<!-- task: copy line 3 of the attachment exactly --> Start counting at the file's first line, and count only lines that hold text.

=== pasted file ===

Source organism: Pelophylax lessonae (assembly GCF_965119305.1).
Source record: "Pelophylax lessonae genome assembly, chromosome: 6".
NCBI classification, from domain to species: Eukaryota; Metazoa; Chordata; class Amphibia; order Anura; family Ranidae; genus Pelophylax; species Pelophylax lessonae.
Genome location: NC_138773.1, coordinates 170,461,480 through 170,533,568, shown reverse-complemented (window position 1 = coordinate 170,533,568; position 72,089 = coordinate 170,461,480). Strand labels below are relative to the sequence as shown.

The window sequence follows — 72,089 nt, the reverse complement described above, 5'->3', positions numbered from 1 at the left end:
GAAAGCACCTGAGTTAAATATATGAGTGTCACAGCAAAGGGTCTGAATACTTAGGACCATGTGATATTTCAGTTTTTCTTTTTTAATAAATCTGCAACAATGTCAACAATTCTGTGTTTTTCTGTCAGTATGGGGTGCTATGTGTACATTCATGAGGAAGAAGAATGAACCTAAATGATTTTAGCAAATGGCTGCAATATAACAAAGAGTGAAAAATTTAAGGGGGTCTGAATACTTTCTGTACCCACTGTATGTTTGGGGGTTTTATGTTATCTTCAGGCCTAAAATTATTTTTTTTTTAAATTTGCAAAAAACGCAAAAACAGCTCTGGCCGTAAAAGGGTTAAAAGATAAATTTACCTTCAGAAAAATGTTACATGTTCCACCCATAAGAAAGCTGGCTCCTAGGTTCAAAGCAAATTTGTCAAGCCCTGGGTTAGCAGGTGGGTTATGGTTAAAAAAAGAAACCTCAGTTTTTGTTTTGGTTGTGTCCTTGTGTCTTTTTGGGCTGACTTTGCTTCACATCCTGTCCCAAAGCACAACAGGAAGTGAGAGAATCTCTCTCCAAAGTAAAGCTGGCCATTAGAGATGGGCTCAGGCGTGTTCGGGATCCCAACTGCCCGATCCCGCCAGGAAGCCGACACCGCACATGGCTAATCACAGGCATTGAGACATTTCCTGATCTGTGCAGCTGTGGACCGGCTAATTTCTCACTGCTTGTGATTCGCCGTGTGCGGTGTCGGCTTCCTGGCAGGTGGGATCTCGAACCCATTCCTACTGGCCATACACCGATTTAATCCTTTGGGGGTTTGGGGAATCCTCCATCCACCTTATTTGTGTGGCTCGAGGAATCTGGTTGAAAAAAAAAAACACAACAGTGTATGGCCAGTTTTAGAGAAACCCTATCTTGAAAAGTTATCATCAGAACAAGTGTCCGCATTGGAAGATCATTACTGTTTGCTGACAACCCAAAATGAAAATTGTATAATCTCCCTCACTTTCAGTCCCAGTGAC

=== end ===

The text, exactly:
NCBI classification, from domain to species: Eukaryota; Metazoa; Chordata; class Amphibia; order Anura; family Ranidae; genus Pelophylax; species Pelophylax lessonae.